Project possible in cross-border payments

Have you ever tried to convince your international network of 11,000 participants to climb Mount Everest together? An impossible project, you say. To be honest, for most of us it would probably already fail on account of the network. But the Society for Worldwide Interbank Financial Telecommunication (SWIFT) has managed to build up a correspondingly large network since its foundation in 1973 and has started such a "project (im)possible" – except that the aim is not actually to climb Mount Everest, but to renew the messaging interface in international payments.

Showdown in November 2022

So if you look into the payments offices of global financial institutions these days, you will find this project (im)possible everywhere. Let me briefly summarise what it is all about:
SWIFT will change the current communication basis as of 2022. While MT transactions in accordance with ISO 15022 are currently used for communication in international payments, a migration to MX transactions will take place as of 2022. The MX transactions were defined by an international working group Cross-Border Payments and Reporting (CBPR+) and are based on the ISO 20022 standard. This is why we often speak of CBPR+ transactions or MX transactions. The scope includes the transaction formats from payments, reporting and investigation. In the "old MT world", this corresponds to the categories MT1xx, MT2xx and MT9xx.  

The new transactions are also sent via a new interface. The InterAct (FIN+) channel will be opened for payments as of November 2022. A complete changeover from the FIN to the InterAct (FIN+) channel is forced as of November 2025. SWIFT refers to the period between November 2022 and November 2025 as the "co-existence phase" and speaks of a "user-driven" migration. Each financial institution in the SWIFT network may decide for itself when to switch to outgoing MX. However, incoming MX messages must be expected as of November 2022.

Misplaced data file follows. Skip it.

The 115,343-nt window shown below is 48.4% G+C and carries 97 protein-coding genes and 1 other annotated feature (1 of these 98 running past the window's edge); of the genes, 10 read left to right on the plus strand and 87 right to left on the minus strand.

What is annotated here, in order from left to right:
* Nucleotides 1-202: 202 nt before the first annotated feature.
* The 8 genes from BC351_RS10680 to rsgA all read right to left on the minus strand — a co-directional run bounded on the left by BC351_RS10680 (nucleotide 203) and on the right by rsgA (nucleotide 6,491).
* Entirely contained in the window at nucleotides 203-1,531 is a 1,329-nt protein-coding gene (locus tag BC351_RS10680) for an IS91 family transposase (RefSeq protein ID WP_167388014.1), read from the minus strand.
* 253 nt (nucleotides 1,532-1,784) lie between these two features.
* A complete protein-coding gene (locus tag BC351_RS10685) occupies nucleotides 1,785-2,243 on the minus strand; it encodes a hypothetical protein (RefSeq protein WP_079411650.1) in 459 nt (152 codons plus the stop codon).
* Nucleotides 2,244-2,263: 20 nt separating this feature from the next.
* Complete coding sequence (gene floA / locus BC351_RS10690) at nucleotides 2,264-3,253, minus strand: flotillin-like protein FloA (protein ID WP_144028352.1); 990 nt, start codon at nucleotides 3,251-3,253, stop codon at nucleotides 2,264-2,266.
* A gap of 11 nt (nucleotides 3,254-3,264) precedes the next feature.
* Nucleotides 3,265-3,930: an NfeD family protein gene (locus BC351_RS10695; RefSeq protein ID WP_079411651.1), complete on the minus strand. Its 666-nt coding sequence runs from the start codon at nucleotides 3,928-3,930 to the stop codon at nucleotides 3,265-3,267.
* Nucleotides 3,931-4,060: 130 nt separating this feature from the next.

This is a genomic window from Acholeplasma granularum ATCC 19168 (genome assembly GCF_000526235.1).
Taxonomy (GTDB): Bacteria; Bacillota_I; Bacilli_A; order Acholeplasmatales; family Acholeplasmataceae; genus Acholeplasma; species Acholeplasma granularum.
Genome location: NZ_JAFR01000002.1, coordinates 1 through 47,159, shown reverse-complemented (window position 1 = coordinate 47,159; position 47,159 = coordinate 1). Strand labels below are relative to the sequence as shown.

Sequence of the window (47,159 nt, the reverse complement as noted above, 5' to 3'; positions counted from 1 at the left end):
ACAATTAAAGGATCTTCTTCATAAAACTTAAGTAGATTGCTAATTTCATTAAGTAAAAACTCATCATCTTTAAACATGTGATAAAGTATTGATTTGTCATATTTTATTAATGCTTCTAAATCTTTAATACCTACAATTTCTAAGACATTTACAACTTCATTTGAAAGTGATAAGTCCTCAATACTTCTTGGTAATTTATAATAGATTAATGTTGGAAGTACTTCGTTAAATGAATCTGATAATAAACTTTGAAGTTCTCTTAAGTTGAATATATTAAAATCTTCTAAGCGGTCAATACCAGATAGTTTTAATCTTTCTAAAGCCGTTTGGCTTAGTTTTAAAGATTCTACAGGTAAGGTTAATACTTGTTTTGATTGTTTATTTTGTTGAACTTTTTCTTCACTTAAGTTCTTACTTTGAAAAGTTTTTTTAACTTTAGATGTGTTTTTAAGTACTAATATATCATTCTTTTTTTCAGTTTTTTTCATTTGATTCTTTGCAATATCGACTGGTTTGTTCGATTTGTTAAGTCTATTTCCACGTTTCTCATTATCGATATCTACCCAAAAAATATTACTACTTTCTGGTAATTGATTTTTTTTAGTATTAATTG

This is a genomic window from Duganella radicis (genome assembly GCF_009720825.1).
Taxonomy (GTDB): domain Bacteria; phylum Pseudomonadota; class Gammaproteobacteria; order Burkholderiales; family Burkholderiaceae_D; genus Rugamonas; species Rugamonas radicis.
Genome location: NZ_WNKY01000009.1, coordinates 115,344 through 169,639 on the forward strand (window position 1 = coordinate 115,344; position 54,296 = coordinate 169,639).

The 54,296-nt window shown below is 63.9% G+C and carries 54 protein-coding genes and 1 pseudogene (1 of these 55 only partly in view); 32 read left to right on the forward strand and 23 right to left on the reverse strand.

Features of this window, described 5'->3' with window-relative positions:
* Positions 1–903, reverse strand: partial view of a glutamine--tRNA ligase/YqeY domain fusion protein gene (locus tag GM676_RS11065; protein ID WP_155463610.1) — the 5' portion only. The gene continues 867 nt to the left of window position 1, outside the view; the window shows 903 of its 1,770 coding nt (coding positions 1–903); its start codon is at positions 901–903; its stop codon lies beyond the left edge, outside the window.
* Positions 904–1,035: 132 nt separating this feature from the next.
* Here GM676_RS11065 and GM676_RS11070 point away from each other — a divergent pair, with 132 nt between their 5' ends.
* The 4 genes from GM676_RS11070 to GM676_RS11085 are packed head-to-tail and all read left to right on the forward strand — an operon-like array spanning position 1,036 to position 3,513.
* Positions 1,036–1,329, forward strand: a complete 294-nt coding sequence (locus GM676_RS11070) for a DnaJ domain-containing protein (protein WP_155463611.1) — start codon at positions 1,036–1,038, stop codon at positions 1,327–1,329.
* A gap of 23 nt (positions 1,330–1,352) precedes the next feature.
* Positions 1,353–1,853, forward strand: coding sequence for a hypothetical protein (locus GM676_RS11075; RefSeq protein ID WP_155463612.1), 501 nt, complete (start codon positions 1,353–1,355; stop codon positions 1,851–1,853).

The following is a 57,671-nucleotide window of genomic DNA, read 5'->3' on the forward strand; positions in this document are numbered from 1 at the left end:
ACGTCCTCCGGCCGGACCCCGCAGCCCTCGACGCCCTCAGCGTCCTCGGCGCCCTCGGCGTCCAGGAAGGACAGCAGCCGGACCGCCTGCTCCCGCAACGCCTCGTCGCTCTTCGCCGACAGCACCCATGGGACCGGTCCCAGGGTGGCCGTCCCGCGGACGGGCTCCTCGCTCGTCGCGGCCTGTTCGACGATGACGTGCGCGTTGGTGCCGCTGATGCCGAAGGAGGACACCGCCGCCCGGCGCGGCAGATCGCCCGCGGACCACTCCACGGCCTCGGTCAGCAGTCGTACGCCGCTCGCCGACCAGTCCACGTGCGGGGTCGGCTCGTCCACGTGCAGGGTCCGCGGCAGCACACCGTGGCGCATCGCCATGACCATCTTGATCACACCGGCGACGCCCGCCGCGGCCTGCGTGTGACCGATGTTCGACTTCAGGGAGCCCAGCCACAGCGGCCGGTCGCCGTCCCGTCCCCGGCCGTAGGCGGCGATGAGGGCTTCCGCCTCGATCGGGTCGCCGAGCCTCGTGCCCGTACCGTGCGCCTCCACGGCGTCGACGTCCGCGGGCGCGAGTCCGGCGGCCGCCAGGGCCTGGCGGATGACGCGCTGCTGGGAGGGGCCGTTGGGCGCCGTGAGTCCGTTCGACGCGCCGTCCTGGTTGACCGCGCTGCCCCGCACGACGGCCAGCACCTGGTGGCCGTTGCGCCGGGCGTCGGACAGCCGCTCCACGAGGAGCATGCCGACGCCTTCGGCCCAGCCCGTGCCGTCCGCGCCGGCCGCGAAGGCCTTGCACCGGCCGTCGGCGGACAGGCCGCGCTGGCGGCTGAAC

A supposedly small migration project that has turned into one of the biggest challenges in payments in recent years. Old host systems, the processing of new data fields, the coordination with partner banks and the constantly changing conditions keep bringing new challenges and questions that need to be solved:
As a financial institution, when exactly should one make the switch? What happens to rich data elements? Should all sub-elements be saved or can we perhaps do without Garnishment Remittance after all? What exactly happens between November 2022 and November 2025? What is the minimum required in November 2022?
SWIFT has set November 2022 as the first possible go-live date. The first-mover banks still have three months to answer the last urgent questions, fix the last defects and inform the last customers. The first-mover banks, which SWIFT says account for more than 50% of the total cross-border transaction volume, are ready to go – and yet there are still changes and recommendations that may jeopardise a go-live.

Too late to turn back